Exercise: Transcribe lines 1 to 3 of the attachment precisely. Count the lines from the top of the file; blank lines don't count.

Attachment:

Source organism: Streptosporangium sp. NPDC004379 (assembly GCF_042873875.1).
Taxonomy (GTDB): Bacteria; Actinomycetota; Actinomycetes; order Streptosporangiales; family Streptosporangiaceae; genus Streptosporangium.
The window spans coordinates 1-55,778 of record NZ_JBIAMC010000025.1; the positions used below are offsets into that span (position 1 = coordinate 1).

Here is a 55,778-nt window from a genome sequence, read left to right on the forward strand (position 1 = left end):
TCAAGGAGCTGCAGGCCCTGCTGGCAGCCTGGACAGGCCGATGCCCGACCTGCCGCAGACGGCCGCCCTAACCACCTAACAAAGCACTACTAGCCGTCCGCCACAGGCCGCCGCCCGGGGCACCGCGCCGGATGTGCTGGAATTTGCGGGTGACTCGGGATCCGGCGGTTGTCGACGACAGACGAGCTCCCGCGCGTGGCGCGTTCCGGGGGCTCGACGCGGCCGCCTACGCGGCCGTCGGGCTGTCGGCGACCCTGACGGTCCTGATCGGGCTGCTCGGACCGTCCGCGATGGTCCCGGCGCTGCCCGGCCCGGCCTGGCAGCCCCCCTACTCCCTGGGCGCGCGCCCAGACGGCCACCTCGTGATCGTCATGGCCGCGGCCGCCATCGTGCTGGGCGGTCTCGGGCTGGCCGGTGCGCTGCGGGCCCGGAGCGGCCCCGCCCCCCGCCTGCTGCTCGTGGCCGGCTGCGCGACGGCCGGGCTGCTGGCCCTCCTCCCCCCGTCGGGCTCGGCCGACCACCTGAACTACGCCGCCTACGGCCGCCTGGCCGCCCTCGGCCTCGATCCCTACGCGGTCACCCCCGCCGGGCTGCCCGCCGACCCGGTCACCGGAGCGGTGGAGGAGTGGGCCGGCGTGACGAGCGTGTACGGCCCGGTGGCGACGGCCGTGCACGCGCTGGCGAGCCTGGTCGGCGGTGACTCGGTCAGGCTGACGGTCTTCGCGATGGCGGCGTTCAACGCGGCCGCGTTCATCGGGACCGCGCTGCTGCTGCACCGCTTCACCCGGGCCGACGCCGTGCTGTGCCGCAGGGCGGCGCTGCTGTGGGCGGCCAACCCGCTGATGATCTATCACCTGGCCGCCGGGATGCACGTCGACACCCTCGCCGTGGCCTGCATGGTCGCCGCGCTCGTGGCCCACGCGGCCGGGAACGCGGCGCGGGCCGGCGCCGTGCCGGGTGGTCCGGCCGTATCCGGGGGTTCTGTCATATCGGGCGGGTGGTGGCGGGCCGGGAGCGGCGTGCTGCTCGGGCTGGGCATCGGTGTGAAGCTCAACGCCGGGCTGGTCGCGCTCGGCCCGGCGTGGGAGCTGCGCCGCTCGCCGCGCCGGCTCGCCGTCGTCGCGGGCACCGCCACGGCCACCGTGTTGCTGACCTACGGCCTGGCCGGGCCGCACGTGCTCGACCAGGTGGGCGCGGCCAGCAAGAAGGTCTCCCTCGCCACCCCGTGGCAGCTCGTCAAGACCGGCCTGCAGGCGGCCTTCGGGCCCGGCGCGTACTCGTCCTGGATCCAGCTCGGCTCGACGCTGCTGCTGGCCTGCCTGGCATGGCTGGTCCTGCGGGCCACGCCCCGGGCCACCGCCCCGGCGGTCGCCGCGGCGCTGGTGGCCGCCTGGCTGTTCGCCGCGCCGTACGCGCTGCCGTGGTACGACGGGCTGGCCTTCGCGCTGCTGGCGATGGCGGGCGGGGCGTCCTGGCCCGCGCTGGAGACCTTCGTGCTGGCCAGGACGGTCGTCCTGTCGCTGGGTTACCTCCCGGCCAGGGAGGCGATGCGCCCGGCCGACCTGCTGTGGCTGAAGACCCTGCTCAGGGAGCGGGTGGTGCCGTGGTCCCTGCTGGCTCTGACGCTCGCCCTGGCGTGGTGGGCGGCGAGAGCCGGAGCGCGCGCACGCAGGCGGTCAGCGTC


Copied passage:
Source organism: Streptosporangium sp. NPDC004379 (assembly GCF_042873875.1).
Taxonomy (GTDB): Bacteria; Actinomycetota; Actinomycetes; order Streptosporangiales; family Streptosporangiaceae; genus Streptosporangium.
The window spans coordinates 1-55,778 of record NZ_JBIAMC010000025.1; the positions used below are offsets into that span (position 1 = coordinate 1).